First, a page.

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Duly Noted at American Memorials

The greatest memorials honor things we can never forget.

For more than 500 years, American history has been shaped by heroic figures and monumental events. Some should be celebrated, others mourned. But happy or sad, the events of our history and the people behind them played powerful roles in making us who we are.

For history lovers and casual travelers alike, visiting memorials around the country can bring a deeper understanding of America’s heritage. Here are some spots you should be sure to see on your group travels.


Oklahoma City National Memorial and Museum

Oklahoma City

When it took place in 1995, the bombing of the Alfred P. Murrah Federal Building in Oklahoma City was the deadliest terrorist attack in the history of the United States. Today, the site of the attack is home to the Oklahoma City National Memorial and Museum, a beautiful and reflective outdoor space marked with 168 illuminated chairs, one for each person killed in the attack. The adjacent museum tells the story of the events that took place that day and recounts the bravery of first responders and the incredible community that rallied to heal and recover in the aftermath.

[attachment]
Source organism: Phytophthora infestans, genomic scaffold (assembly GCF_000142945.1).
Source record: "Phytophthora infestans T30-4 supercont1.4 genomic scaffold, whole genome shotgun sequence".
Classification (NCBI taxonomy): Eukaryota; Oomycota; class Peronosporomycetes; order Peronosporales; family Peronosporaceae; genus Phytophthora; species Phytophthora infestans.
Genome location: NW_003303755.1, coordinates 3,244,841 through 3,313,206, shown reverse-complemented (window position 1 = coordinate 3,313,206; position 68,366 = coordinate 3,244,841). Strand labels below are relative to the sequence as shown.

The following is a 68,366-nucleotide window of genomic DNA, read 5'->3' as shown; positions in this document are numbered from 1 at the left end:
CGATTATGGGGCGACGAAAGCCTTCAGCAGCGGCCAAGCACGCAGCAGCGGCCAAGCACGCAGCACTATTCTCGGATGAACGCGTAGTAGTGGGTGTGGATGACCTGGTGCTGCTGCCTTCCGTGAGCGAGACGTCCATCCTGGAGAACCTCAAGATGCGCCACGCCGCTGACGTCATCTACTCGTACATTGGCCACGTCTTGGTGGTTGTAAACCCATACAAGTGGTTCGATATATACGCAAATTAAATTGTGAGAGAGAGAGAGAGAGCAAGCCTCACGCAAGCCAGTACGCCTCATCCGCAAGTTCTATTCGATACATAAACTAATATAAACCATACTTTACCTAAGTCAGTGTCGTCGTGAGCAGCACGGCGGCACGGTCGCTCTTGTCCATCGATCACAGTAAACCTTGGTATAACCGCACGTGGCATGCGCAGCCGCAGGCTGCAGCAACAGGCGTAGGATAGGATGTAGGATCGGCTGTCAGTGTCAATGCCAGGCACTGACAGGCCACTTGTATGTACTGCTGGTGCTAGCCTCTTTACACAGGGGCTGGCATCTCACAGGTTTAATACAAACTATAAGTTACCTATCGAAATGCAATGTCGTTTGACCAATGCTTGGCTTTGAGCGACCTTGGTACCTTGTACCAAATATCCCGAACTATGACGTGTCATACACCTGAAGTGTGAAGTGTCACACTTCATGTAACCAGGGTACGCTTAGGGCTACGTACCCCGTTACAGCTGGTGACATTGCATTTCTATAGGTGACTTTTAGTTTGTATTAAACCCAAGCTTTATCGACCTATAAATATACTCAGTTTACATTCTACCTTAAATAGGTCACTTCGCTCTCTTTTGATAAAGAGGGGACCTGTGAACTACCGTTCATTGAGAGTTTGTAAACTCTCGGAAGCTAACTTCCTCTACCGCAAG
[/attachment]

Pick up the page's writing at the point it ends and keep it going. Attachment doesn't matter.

National September 11 Memorial and Museum

New York

Everyone remembers where they were when the World Trade Center fell on September 11, 2001. But to properly remember and reflect on the attack and the series of world events that resulted, groups should plan a visit to the National September 11 Memorial and Museum in New York. The memorial consists of two reflecting pools, each nearly an acre in size, in the footprints of where the Twin Towers once stood. The names of the people who died in the attacks are inscribed in bronze plaques lining the pools. The museum on-site helps guests contextualize the memorial with a host of artifacts and powerful exhibits.

Brian Jewell

Brian Jewell is the executive editor of The Group Travel Leader. In more than a decade of travel journalism he has visited 48 states and 25 foreign countries.